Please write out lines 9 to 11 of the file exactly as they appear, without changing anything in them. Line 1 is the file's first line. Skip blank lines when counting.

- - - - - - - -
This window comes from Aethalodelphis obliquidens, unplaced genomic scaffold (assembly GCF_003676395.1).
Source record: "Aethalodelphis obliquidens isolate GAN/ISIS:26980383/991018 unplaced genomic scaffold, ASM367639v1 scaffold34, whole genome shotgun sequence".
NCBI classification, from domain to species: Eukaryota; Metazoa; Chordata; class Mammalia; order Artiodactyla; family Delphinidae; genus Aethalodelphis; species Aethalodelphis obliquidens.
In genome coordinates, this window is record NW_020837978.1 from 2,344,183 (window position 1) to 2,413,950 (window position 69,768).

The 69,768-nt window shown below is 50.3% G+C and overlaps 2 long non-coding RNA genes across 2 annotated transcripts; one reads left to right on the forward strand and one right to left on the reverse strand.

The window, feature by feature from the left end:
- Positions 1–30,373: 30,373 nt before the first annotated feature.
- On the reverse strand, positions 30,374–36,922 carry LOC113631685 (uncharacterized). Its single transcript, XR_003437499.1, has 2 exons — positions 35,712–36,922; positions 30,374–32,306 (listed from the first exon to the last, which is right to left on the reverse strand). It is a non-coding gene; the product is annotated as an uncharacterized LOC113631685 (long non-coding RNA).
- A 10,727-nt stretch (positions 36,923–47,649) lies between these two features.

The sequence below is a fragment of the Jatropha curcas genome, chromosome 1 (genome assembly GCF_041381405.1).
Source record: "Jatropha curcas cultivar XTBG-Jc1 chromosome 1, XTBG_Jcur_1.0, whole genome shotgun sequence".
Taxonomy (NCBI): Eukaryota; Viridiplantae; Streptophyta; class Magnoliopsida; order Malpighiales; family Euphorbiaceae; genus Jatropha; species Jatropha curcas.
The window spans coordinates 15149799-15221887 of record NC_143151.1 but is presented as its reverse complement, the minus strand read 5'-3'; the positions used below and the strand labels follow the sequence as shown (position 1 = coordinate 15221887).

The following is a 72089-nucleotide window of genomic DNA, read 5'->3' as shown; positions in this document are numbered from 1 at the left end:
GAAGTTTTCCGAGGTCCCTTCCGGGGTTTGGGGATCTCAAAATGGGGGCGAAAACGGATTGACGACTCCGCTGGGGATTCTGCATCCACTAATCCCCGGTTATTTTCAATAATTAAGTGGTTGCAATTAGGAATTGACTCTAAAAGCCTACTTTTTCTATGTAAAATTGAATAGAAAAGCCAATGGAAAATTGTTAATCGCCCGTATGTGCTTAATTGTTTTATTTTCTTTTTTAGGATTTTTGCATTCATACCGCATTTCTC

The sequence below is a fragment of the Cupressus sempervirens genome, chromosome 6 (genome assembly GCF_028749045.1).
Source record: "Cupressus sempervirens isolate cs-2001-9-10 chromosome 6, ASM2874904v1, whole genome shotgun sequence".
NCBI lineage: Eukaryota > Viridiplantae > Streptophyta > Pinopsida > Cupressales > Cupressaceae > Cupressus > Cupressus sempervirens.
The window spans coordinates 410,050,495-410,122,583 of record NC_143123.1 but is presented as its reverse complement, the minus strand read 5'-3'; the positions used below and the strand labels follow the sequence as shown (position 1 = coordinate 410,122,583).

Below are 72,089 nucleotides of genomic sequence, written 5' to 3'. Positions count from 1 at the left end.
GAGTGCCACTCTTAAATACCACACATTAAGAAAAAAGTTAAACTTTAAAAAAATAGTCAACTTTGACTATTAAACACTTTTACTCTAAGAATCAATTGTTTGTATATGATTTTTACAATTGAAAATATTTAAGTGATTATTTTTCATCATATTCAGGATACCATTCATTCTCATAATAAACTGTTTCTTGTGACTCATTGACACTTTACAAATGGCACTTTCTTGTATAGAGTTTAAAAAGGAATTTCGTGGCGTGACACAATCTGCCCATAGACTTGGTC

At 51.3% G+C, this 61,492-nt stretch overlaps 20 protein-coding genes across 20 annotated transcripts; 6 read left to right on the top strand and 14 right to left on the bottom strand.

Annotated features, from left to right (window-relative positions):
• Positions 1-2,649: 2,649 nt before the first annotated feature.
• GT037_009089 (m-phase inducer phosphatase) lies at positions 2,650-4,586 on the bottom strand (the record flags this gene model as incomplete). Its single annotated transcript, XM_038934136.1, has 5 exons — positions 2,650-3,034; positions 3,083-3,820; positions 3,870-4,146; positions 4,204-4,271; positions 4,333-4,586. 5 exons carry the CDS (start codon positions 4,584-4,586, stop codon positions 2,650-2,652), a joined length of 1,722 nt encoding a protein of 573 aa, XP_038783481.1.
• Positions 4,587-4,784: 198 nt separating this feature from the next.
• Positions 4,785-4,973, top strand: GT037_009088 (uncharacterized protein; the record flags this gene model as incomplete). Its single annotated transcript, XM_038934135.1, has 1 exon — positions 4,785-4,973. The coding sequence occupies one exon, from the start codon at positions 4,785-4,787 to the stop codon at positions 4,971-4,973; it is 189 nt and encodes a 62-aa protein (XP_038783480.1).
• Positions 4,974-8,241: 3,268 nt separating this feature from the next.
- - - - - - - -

- A 10,727-nt stretch (positions 36,923–47,649) lies between these two features.

The sequence below is a fragment of the Jatropha curcas genome, chromosome 1 (genome assembly GCF_041381405.1).
Source record: "Jatropha curcas cultivar XTBG-Jc1 chromosome 1, XTBG_Jcur_1.0, whole genome shotgun sequence".